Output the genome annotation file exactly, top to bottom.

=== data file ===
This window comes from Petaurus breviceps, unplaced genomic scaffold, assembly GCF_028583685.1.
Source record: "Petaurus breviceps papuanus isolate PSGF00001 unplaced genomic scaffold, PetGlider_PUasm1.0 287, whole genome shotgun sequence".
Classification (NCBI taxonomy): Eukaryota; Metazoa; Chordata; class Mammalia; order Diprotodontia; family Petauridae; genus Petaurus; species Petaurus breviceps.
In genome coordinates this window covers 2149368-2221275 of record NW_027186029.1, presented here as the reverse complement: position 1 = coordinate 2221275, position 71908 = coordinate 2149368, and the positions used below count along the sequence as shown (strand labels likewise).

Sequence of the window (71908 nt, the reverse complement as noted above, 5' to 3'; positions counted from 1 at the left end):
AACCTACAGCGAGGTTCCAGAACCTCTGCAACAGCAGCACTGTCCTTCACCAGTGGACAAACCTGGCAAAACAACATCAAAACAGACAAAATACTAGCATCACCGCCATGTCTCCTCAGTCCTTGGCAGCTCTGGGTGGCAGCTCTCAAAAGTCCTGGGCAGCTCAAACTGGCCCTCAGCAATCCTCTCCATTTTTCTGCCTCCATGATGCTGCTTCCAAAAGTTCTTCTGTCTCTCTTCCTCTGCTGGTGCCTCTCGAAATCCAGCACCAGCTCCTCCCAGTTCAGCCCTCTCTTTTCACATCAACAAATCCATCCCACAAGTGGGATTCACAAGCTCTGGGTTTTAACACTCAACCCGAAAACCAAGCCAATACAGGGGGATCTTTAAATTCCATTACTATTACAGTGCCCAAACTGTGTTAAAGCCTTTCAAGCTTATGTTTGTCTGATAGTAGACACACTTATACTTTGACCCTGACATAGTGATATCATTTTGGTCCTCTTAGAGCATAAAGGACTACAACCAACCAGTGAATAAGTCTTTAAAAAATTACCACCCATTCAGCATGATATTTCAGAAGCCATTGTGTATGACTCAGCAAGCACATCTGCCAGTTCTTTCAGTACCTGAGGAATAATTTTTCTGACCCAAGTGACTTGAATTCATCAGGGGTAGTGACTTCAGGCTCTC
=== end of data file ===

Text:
This window comes from Petaurus breviceps, unplaced genomic scaffold, assembly GCF_028583685.1.
Source record: "Petaurus breviceps papuanus isolate PSGF00001 unplaced genomic scaffold, PetGlider_PUasm1.0 287, whole genome shotgun sequence".
Classification (NCBI taxonomy): Eukaryota; Metazoa; Chordata; class Mammalia; order Diprotodontia; family Petauridae; genus Petaurus; species Petaurus breviceps.
In genome coordinates this window covers 2149368-2221275 of record NW_027186029.1, presented here as the reverse complement: position 1 = coordinate 2221275, position 71908 = coordinate 2149368, and the positions used below count along the sequence as shown (strand labels likewise).

Sequence of the window (71908 nt, the reverse complement as noted above, 5' to 3'; positions counted from 1 at the left end):
AACCTACAGCGAGGTTCCAGAACCTCTGCAACAGCAGCACTGTCCTTCACCAGTGGACAAACCTGGCAAAACAACATCAAAACAGACAAAATACTAGCATCACCGCCATGTCTCCTCAGTCCTTGGCAGCTCTGGGTGGCAGCTCTCAAAAGTCCTGGGCAGCTCAAACTGGCCCTCAGCAATCCTCTCCATTTTTCTGCCTCCATGATGCTGCTTCCAAAAGTTCTTCTGTCTCTCTTCCTCTGCTGGTGCCTCTCGAAATCCAGCACCAGCTCCTCCCAGTTCAGCCCTCTCTTTTCACATCAACAAATCCATCCCACAAGTGGGATTCACAAGCTCTGGGTTTTAACACTCAACCCGAAAACCAAGCCAATACAGGGGGATCTTTAAATTCCATTACTATTACAGTGCCCAAACTGTGTTAAAGCCTTTCAAGCTTATGTTTGTCTGATAGTAGACACACTTATACTTTGACCCTGACATAGTGATATCATTTTGGTCCTCTTAGAGCATAAAGGACTACAACCAACCAGTGAATAAGTCTTTAAAAAATTACCACCCATTCAGCATGATATTTCAGAAGCCATTGTGTATGACTCAGCAAGCACATCTGCCAGTTCTTTCAGTACCTGAGGAATAATTTTTCTGACCCAAGTGACTTGAATTCATCAGGGGTAGTGACTTCAGGCTCTC